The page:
Never knowingly undersolved.

Independent 6549/Phi

Posted by Colin Blackburn on October 12th, 2007

Colin Blackburn.

Excellent stuff from Phi. I’m lost on the last one across though.

1/10 THE BEST THINGS IN LIFE ARE FREE — double def. — the cryptic definition of the two refers to Life magazine.
8 LISZT — “list” — radio clues the homonym here.
11 MAPREADER — (PARADE)* in MER — sea at Le Havre is MER
14 RED DWARF — ED in (FWARD)* — Red Dwarf is a UK sci-fi comedy series.
22 HELOT — (t)HE LOT — a menial.
25 ROTHERAM — ROT HER HAM — nice simple charade that works well. And, my dad’s family are originally from Rotheram, not too far from Sheffield.
26 TENOR — double def. — Covent Garden, home of an opera house.
27 NOBEL LAUREATE — ? — I’m guessing this is a cryptic definition but I’m missing what laxness means here.
1 TELL ME ANOTHER — TELL MEAN OTHER — William Tell provides the archer that starts this excellent charade with a hint at Lord Archer known for his stories and the One Foot in the Grave catchphrase.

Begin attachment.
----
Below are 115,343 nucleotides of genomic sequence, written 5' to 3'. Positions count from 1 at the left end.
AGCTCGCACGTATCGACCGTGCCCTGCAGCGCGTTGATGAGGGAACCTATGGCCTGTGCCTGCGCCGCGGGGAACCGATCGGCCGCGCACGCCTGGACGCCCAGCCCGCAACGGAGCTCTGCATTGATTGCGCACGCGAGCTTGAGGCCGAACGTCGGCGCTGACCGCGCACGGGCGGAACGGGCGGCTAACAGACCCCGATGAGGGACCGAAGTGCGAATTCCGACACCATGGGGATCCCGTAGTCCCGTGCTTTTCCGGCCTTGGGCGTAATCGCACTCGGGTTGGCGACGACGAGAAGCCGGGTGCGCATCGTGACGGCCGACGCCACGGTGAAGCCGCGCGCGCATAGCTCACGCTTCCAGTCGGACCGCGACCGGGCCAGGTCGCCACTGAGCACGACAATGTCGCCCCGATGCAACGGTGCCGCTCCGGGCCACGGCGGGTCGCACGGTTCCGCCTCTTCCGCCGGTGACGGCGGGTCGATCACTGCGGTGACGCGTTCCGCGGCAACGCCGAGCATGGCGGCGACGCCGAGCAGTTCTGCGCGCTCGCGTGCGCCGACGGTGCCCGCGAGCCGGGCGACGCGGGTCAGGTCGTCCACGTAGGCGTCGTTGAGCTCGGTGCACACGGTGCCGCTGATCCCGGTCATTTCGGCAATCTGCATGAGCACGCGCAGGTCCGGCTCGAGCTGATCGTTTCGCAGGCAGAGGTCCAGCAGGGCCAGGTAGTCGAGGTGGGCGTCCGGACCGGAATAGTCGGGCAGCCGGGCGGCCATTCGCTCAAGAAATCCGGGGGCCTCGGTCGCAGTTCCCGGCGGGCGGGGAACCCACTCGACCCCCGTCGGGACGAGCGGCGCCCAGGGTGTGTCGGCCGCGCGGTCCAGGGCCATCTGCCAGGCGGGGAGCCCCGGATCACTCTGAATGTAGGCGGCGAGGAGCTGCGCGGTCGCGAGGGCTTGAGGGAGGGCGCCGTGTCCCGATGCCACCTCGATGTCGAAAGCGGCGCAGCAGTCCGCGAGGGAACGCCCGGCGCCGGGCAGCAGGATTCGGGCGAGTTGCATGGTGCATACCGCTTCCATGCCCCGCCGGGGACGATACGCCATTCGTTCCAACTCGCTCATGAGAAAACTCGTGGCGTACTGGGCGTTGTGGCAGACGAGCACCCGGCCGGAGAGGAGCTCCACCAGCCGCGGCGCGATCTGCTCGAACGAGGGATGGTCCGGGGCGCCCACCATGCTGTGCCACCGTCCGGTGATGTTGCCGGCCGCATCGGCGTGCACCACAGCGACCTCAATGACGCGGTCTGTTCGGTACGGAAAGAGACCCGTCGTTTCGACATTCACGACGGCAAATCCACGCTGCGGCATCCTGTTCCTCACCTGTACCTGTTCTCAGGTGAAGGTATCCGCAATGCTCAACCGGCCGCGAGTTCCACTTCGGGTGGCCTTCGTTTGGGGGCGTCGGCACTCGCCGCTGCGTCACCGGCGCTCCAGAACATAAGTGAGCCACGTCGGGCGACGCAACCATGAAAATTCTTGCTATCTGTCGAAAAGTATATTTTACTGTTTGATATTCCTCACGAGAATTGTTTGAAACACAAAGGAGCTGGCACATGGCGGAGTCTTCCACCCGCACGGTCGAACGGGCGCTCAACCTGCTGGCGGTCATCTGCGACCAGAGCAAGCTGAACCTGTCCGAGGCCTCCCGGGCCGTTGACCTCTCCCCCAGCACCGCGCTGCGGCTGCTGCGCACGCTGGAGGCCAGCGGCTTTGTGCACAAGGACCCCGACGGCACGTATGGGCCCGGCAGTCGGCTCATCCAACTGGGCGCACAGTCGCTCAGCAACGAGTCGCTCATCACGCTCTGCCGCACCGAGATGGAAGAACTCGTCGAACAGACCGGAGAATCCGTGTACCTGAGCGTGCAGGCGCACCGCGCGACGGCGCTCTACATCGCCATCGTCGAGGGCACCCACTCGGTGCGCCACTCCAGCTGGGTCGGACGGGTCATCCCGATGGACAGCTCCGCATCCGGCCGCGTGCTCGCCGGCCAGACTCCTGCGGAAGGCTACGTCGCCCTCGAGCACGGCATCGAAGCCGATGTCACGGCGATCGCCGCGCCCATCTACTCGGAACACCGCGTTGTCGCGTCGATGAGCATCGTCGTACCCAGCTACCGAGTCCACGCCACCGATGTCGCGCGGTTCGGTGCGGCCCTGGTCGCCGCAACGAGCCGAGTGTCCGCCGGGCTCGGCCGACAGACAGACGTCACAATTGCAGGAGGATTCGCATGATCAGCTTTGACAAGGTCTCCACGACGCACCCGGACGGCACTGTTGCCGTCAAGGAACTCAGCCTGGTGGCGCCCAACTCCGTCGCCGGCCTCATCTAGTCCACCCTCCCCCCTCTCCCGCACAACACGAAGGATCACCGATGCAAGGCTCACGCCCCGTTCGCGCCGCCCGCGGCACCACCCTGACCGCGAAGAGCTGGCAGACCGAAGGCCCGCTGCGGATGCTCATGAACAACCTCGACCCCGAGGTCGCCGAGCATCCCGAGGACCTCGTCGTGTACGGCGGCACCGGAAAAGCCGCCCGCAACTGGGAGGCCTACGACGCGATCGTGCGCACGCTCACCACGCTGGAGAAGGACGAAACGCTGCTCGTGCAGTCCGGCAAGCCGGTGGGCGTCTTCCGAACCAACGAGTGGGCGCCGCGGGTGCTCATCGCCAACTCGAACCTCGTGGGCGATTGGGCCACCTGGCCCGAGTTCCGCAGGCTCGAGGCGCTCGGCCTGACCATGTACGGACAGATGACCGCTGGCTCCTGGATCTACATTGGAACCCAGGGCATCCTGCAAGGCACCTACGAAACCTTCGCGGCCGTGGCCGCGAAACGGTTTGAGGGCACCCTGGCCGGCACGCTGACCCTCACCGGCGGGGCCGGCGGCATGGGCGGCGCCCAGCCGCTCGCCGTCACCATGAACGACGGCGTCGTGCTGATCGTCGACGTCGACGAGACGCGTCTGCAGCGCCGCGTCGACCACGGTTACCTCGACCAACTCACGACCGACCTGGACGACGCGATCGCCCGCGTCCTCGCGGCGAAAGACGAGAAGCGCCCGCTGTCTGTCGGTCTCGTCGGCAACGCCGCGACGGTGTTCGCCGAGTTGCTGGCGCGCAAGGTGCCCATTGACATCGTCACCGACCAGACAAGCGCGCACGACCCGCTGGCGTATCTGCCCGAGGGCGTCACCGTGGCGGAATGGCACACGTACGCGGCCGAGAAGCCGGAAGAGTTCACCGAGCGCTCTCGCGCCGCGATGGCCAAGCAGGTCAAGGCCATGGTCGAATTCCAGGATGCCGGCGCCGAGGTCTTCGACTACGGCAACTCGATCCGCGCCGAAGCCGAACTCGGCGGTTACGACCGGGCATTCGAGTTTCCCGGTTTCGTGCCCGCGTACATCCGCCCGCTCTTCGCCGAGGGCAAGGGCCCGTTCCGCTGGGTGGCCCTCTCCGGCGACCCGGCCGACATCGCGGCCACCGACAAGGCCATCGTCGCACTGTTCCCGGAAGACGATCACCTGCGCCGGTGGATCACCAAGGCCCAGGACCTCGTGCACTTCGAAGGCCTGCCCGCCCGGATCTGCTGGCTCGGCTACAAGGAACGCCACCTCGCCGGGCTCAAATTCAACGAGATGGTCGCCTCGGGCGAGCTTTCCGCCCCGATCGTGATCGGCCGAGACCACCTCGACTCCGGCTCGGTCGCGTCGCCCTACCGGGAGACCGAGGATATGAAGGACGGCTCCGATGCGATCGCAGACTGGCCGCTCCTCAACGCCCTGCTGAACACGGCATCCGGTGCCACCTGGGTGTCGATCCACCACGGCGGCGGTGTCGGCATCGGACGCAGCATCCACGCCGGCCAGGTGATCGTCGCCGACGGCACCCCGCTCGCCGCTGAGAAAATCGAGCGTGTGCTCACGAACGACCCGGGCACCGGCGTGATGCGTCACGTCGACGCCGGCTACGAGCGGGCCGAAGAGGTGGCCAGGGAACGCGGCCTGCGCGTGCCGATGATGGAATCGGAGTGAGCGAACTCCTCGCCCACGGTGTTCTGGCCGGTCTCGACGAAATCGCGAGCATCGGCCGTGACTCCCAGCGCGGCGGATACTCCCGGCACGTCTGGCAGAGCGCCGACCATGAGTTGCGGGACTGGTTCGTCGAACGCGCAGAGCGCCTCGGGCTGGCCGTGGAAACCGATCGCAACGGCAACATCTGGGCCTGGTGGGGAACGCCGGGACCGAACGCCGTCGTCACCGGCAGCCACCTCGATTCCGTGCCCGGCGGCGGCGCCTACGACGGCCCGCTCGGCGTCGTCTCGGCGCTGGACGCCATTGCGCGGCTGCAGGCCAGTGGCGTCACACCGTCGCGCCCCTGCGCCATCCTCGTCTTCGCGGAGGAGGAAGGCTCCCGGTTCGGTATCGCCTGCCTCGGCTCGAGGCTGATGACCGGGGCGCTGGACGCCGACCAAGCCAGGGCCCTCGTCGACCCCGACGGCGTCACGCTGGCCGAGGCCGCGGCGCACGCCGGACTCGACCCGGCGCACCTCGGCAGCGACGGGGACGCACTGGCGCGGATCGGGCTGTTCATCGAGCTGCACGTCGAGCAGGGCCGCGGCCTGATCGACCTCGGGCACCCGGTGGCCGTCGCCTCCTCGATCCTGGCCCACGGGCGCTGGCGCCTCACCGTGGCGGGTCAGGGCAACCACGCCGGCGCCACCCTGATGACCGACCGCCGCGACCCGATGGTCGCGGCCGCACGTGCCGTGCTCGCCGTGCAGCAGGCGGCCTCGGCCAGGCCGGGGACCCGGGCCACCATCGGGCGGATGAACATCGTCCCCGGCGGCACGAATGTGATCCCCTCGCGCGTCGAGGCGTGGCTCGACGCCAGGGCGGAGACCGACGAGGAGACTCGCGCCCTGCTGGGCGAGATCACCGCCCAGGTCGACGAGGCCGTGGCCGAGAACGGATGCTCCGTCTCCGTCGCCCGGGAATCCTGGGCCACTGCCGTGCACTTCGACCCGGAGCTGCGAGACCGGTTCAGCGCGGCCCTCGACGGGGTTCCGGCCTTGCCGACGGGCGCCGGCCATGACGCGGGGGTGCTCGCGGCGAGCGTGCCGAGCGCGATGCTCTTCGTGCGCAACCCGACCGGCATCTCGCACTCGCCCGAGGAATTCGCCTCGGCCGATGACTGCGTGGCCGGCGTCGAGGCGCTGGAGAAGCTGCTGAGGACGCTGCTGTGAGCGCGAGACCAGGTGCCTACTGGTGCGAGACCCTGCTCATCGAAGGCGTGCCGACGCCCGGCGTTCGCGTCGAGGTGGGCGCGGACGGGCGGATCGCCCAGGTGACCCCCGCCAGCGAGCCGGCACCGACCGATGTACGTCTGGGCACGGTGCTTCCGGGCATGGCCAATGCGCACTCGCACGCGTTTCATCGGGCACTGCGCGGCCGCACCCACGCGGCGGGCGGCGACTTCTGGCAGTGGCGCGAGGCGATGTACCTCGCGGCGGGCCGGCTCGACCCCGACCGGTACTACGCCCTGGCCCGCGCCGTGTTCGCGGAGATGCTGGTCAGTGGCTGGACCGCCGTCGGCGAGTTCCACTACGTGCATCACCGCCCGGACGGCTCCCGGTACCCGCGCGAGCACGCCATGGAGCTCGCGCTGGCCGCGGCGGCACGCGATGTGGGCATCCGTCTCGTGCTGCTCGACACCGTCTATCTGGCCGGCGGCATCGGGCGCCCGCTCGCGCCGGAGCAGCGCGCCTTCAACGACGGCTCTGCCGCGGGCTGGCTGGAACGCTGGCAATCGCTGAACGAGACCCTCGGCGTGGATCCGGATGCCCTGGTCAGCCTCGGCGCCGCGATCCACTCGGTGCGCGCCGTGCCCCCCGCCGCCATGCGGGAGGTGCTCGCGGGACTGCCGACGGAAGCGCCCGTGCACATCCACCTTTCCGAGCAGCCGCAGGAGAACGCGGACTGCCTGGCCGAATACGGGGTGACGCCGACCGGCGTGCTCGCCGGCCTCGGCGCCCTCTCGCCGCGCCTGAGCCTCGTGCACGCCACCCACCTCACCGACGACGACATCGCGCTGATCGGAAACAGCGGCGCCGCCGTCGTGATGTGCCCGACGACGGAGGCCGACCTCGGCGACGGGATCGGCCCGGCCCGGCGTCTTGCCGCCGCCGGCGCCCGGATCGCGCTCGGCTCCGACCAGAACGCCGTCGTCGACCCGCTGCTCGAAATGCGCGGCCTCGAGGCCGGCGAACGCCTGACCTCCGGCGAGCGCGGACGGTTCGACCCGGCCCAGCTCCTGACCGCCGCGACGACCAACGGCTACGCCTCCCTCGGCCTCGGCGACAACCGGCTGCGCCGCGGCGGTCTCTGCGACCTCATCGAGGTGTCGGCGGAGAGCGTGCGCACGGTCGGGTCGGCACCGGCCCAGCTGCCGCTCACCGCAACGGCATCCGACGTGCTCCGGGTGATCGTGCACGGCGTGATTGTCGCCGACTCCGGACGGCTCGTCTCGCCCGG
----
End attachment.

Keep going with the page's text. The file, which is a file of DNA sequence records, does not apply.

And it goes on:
2 EASY-PEASY — (qu)EASY + PEAS + (dodg)Y — lovely English term. This type of construction, like argy-bargy, shilly-shally, has a name that I can’t remember at the moment.
3 EXTREME — (t)EXT + REME — REME are the less common soldiers or engineers.
5 HOSE REEL — REEL + HOSE (reversed words) — nice reversal of words.
7 SPAIN — PA in SIN— similar to the Costa Del Sol clue the other day in its inference!
15 AFFLUENZA — A + F + (ZEAL + FUN)* — a neologism, the disease of having too much money.
16 TAJ MAHAL — T(o) + A + J + MA + HAL
18 POTHERB — POTHER + B(roccoli)
21 ANEMIA — AN + AIME(d)< — American is used to give the US spelling.

5 Responses to “Independent 6549/Phi”

  1. Nealh says:

    I think that the last one is something like “noble aureate” i.e. laxness say.

  2. Nealh says:

    Or, given that aureate doesn’t mean “to say”, it’s more like “nobly orate”.

  3. nmsindy says:

    Laxness was a Nobel Prize winner in the early days – topical with the awards being given out.

  4. stilt says:

    Not seen the puzzle, but Halldor Laxness was a Nobel-winning author, if that’s any help.

  5. Shirley says:

    2 D These type of phrases are called Rhyming reduplications

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